Q&A: Are restrictive covenants extinguished if land ends up back in the ownership of the person who imposed them?
Can restrictive covenants be extinguished when the land ends up back in the ownership of the person who imposed them? So where A imposed covenants on B, B then sold back to A and then A sold to C, will C be bound by the covenants or is there an argument they have been extinguished by A having re-acquired?
A restrictive covenant will generally be extinguished where there is unity of seisin (eg of possession and ownership) between the land with the burden and the land with the benefit. It is necessary for both parcels of land to be held in fee simple. In Re Tiltwood, Sussex, Foster J citing the dictum of Lord Cross of Chelsea in Texaco Antilles Ltd v Kernochan (a Privy Council case), held that ‘where the fee simple of the benefited and the burdened land is vested in one person, the restrictive covenants are extinguished unless the common owner recreates them’.
References:University of East London Higher Education Corp v Barking and Dagenham LBC  3 All ER 398
There are however exceptions to this rule. A relatively narrow exception is where the fee simple of the benefited and the burdened land is held by the same person but for different public purposes. In University of East London Higher Education Corp v Barking and Dagenham LBC there was held not to be an extinguishment of a restrictive covenant where the London Borough of Barking and Dagenham held the freehold titles of the benefited and burdened land but for different purposes (namely housing and education). In University of East London Higher Education Corp Lightman J also highlighted that he considered that the same principle would apply if the same trustee held the fee simple of the benefitted and burdened land but as the trustee of separate trusts.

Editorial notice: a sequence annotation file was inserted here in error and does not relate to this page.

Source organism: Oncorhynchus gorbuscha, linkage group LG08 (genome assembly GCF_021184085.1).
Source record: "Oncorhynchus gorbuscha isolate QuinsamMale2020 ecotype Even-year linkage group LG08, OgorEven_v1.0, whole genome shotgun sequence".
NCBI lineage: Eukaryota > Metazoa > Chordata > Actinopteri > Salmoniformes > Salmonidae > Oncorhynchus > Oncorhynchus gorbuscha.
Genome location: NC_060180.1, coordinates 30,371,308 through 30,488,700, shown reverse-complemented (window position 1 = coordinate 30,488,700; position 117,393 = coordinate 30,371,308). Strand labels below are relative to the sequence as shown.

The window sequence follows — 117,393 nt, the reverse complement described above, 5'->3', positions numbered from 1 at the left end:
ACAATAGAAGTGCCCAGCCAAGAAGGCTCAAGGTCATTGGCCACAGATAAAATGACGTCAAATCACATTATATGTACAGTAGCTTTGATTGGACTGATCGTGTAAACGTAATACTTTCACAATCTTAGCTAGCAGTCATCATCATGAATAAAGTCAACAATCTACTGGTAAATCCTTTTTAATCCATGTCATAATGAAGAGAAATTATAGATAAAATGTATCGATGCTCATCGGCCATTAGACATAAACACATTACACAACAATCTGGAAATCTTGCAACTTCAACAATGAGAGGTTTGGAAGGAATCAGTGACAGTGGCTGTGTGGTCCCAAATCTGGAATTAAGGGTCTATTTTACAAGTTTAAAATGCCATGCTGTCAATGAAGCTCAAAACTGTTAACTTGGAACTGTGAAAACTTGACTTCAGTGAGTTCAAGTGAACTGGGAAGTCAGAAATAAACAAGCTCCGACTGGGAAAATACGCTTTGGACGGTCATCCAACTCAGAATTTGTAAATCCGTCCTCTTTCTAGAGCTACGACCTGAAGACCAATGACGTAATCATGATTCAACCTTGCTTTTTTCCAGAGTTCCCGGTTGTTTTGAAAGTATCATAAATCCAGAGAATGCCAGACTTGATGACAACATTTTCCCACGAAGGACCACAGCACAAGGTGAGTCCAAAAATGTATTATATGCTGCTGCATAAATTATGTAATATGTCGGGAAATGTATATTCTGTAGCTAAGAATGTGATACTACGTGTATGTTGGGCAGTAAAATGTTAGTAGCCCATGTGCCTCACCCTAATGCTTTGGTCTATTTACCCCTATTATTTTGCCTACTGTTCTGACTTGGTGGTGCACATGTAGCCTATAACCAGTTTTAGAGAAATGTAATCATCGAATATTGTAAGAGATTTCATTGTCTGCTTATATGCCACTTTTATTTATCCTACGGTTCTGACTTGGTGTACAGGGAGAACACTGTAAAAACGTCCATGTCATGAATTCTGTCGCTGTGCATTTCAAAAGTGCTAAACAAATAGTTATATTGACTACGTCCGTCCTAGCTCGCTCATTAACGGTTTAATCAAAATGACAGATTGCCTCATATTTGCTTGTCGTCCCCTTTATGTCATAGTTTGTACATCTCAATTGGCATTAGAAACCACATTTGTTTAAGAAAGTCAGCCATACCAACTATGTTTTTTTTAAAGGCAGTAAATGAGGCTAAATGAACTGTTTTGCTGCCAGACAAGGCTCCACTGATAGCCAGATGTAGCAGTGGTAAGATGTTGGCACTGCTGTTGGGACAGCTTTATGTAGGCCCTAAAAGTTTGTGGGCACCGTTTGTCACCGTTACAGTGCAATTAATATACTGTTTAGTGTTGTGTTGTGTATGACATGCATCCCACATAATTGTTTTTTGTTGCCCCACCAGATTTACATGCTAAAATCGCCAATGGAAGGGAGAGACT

References: Brunner v Greenslade  3 All ER 833
A notable exception is where restrictive covenants are imposed where there is a scheme of development (also known as a building scheme). Megarry J in Brunner v Greenslade stated that he did not think the extinguishment of restrictive covenants when there is unity of seisin precluded ‘the application of a scheme of development as between purchasers of lots merely because they were initially in one hand’. This view was endorsed in Texaco Antilles Ltd where it was stated that where a scheme of development existed it could not be said that ‘an action by one owner of a part against another owner of a part must fail if it can be shown that both parts were either at the inception of the scheme or at any time subsequently in common ownership’.
So, in general terms, where A imposed covenants on B, B then sold back to A and then A sold to C, there will be an argument that the covenants have been extinguished by A having re-acquired the land unless the land is held for different purposes (as set out above) or where there is a scheme of development.
There are proposals for reforming the law in this area. If the Law Commission’s proposals for the reform of restrictive covenants (published in 2011) are enacted, then ‘land obligations’ would replace restrictive covenants for registered land (there would be no effect on the status or legal effect of existing restrictive covenants). The benefit and burden of these ‘land obligations’ would be registered and, mirroring the Law Commission’s proposals in respect of easements, that the automatic extinguishment of these ‘land obligations’ if the parcels of land came into common ownership would be abolished.
This article was written by Associate Oliver Park at Charles Russell Speechlys LLP and was first published on the Lexis Nexis Ask Forum on 25 April 2020.
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